May 11, 2012
Faced with the threat of a significant budget gap in FY2013, the Illinois General Assembly has approved legislation that would reduce the State’s bill for retiree health insurance by shifting more of the costs to retirees.
Senate Bill 1313 passed the Senate on May 10, 2012 by a vote of 31 to 20. One day before, on May 9, the legislation passed the House by a vote of 74 to 43. The bill eliminates provisions of State law under which approximately 90% of the more than 80,000 retirees covered by the State’s group insurance program do not pay any healthcare premiums.
SB1313 gives the Illinois Department of Central Management Services (CMS) the authority to determine how much retirees will pay in premiums. CMS decisions would be subject to review by the General Assembly’s Joint Committee on Administrative Rules.
In FY2013 the State is expected to spend $684.3 million on healthcare coverage for retirees and another $192.9 million on coverage for retirees’ dependents, for a total of $877.2 million. All retirees are required to pay premiums for their dependents.
The General Assembly’s quick action on the bill—it was amended to address retiree healthcare just two weeks ago, on April 26, 2012—comes after years of discussion about whether the State’s retiree healthcare contributions are overly generous. Governor Pat Quinn proposed reducing the State retiree healthcare subsidy in his recommended budgets for both FY2010 and FY2011, but the proposals received little support from General Assembly members. As discussed here, the legislature’s Commission on Government Forecasting and Accountability in early 2011 hired a consulting firm to study the cost of retiree healthcare coverage in Illinois and to present recommendations for possible new premium structures.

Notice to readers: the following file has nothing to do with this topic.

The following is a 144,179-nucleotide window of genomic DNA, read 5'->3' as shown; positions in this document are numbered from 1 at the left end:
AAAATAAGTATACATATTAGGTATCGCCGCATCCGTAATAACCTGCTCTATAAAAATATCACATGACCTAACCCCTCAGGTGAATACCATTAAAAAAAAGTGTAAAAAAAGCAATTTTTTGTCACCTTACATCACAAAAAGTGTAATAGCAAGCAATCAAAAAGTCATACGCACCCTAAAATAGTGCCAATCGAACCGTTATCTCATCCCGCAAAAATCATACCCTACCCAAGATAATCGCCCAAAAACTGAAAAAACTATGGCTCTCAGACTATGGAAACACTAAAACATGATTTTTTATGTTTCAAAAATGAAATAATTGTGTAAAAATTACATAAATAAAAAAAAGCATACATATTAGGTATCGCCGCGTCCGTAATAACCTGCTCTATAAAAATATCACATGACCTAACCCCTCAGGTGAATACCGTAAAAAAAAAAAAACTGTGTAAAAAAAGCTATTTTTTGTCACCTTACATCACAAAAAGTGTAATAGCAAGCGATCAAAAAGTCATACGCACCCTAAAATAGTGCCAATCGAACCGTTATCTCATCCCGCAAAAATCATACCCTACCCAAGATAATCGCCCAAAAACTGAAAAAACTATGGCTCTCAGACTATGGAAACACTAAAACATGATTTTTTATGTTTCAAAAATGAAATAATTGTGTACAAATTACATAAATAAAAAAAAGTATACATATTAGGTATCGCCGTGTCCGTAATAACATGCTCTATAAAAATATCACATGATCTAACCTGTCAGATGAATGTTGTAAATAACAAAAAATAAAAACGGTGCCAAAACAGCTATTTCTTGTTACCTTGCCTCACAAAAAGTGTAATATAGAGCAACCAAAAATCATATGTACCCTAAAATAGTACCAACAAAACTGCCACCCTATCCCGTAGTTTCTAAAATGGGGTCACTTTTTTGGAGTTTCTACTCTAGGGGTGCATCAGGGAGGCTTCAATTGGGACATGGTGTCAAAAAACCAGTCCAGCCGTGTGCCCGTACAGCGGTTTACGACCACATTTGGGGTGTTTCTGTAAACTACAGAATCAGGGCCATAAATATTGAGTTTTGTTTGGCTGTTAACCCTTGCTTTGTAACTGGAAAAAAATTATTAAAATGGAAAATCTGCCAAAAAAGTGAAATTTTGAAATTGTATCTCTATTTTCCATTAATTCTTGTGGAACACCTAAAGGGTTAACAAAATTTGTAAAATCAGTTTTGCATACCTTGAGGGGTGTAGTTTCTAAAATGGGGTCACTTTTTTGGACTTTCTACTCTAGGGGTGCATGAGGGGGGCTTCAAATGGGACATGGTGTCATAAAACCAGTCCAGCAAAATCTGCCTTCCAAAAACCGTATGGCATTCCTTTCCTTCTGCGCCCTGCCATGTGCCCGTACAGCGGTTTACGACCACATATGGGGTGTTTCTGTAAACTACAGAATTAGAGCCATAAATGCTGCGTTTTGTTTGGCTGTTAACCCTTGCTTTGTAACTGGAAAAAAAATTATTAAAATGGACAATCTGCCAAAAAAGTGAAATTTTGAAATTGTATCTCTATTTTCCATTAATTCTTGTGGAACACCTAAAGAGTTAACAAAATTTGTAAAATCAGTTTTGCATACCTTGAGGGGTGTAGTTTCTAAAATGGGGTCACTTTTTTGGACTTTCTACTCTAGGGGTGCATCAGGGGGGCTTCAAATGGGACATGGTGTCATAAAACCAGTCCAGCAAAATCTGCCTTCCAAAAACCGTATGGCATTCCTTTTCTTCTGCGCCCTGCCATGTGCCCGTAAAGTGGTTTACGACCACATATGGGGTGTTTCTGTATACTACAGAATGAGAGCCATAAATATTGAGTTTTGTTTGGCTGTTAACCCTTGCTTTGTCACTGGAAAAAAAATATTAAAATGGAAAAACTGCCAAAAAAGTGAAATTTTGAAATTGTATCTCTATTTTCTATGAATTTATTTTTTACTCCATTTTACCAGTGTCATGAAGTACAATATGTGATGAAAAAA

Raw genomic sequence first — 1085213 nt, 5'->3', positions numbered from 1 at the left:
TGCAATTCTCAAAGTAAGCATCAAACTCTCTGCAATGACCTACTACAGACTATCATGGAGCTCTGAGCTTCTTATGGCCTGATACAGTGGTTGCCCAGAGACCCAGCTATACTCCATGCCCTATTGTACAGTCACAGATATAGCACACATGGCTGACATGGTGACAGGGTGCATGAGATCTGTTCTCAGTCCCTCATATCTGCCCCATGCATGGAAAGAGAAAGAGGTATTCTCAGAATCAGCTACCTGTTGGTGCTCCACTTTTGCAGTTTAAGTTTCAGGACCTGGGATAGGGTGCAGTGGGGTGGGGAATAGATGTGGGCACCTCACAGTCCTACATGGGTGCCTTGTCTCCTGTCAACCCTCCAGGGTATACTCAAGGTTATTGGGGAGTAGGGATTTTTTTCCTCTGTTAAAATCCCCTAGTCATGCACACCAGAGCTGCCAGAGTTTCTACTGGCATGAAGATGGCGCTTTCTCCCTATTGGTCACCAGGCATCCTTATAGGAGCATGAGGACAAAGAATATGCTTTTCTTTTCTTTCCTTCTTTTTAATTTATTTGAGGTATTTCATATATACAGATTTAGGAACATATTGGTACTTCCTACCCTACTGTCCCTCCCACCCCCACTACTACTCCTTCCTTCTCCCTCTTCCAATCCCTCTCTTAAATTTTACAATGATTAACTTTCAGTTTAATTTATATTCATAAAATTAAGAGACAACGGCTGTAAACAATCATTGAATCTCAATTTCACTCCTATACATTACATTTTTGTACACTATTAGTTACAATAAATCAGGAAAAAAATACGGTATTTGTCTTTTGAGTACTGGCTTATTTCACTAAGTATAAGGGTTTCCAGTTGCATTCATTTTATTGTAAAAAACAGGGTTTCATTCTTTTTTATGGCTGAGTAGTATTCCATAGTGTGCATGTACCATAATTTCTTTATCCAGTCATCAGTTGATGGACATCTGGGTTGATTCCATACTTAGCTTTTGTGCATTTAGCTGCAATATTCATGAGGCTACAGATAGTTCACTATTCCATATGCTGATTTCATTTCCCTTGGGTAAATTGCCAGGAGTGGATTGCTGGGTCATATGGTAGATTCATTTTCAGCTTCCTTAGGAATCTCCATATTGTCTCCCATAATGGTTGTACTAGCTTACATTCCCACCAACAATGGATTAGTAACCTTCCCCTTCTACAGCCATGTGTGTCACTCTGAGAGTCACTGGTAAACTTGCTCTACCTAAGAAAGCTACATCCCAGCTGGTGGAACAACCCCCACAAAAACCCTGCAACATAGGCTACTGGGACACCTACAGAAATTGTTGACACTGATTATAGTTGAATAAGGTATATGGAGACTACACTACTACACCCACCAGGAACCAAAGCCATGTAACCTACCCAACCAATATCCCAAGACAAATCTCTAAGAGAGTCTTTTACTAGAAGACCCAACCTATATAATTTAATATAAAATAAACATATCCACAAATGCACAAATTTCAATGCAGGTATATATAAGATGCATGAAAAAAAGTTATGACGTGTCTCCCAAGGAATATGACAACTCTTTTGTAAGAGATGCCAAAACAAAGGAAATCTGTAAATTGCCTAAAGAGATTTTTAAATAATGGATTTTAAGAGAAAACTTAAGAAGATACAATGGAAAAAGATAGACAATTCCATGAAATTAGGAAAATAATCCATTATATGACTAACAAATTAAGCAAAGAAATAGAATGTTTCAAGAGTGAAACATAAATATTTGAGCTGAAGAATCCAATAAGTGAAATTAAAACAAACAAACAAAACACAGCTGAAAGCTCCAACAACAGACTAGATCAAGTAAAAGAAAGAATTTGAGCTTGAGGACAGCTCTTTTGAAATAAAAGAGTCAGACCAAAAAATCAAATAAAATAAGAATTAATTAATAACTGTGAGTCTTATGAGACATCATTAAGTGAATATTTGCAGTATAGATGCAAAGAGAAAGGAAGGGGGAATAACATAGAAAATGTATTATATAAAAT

At a meeting of the House Executive Committee on May 2, 2012, House Speaker Michael Madigan said he proposed increased retiree healthcare contributions partly in response to a request from the Governor’s Office that was related to the collective bargaining process. The Governor’s recommended FY2013 budget for the year beginning on July 1, 2012 assumes that State general operating costs for healthcare will be reduced by approximately $250 million. The issue is on the table in ongoing labor negotiations for contracts that begin on July 1, 2012. If healthcare costs are not reduced, the projected $162 million operating surplus in the Governor’s FY2013 budget would turn into an $88 million operating deficit.
The State’s largest union, Council 31 of the American Federation of State, County and Municipal Employees (AFSCME), strongly opposes SB1313. AFSCME maintains that the legislation interferes with the collective bargaining process and breaks a promise to retirees.
Retiree health insurance is also a component of the Governor’s pension reform proposal announced on April 20, 2012. The proposal offers employees a choice between their current plans and a new plan involving higher employee contributions, lower benefits and more stable funding. Employees who do not choose the new plan will lose, among other current benefits, the State subsidy for retiree health coverage. Employees who select the new plan will retain State support for retiree health insurance, but it is not clear whether State assistance will remain at the current level.